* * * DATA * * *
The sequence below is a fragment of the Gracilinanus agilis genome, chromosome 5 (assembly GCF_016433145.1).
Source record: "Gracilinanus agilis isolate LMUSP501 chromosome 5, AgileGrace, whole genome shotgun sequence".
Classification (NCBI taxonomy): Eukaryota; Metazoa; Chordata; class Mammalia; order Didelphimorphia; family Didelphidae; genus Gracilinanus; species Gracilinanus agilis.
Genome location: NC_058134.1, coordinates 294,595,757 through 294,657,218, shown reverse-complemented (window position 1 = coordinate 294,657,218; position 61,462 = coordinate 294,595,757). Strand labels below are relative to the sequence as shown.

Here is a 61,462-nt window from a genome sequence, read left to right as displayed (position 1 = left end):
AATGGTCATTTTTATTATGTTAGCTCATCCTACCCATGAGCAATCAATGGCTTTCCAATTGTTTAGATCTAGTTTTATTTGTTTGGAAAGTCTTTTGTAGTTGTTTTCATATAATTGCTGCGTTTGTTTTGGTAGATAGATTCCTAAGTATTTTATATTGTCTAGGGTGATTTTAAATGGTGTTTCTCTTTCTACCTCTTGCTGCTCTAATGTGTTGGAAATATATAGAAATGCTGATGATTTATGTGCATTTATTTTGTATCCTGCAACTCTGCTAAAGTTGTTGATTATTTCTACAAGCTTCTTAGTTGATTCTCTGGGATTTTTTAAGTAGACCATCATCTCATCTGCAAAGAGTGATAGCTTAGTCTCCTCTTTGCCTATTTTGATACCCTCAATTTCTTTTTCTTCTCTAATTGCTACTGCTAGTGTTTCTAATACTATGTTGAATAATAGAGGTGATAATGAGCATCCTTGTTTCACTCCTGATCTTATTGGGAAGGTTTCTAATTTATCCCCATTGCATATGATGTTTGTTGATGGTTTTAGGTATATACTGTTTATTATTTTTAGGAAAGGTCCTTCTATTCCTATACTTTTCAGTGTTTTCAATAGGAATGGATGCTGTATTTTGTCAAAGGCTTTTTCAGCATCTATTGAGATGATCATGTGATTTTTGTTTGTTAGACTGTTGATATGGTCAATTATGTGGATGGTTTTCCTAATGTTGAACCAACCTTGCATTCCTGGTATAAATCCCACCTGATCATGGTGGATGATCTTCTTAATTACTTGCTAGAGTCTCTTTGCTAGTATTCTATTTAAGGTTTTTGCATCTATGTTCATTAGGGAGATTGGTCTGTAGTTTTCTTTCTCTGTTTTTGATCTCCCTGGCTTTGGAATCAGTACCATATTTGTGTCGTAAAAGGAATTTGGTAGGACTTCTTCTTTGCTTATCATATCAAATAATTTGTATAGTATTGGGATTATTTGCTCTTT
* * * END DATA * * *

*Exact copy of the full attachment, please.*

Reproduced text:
The sequence below is a fragment of the Gracilinanus agilis genome, chromosome 5 (assembly GCF_016433145.1).
Source record: "Gracilinanus agilis isolate LMUSP501 chromosome 5, AgileGrace, whole genome shotgun sequence".
Classification (NCBI taxonomy): Eukaryota; Metazoa; Chordata; class Mammalia; order Didelphimorphia; family Didelphidae; genus Gracilinanus; species Gracilinanus agilis.
Genome location: NC_058134.1, coordinates 294,595,757 through 294,657,218, shown reverse-complemented (window position 1 = coordinate 294,657,218; position 61,462 = coordinate 294,595,757). Strand labels below are relative to the sequence as shown.

Here is a 61,462-nt window from a genome sequence, read left to right as displayed (position 1 = left end):
AATGGTCATTTTTATTATGTTAGCTCATCCTACCCATGAGCAATCAATGGCTTTCCAATTGTTTAGATCTAGTTTTATTTGTTTGGAAAGTCTTTTGTAGTTGTTTTCATATAATTGCTGCGTTTGTTTTGGTAGATAGATTCCTAAGTATTTTATATTGTCTAGGGTGATTTTAAATGGTGTTTCTCTTTCTACCTCTTGCTGCTCTAATGTGTTGGAAATATATAGAAATGCTGATGATTTATGTGCATTTATTTTGTATCCTGCAACTCTGCTAAAGTTGTTGATTATTTCTACAAGCTTCTTAGTTGATTCTCTGGGATTTTTTAAGTAGACCATCATCTCATCTGCAAAGAGTGATAGCTTAGTCTCCTCTTTGCCTATTTTGATACCCTCAATTTCTTTTTCTTCTCTAATTGCTACTGCTAGTGTTTCTAATACTATGTTGAATAATAGAGGTGATAATGAGCATCCTTGTTTCACTCCTGATCTTATTGGGAAGGTTTCTAATTTATCCCCATTGCATATGATGTTTGTTGATGGTTTTAGGTATATACTGTTTATTATTTTTAGGAAAGGTCCTTCTATTCCTATACTTTTCAGTGTTTTCAATAGGAATGGATGCTGTATTTTGTCAAAGGCTTTTTCAGCATCTATTGAGATGATCATGTGATTTTTGTTTGTTAGACTGTTGATATGGTCAATTATGTGGATGGTTTTCCTAATGTTGAACCAACCTTGCATTCCTGGTATAAATCCCACCTGATCATGGTGGATGATCTTCTTAATTACTTGCTAGAGTCTCTTTGCTAGTATTCTATTTAAGGTTTTTGCATCTATGTTCATTAGGGAGATTGGTCTGTAGTTTTCTTTCTCTGTTTTTGATCTCCCTGGCTTTGGAATCAGTACCATATTTGTGTCGTAAAAGGAATTTGGTAGGACTTCTTCTTTGCTTATCATATCAAATAATTTGTATAGTATTGGGATTATTTGCTCTTT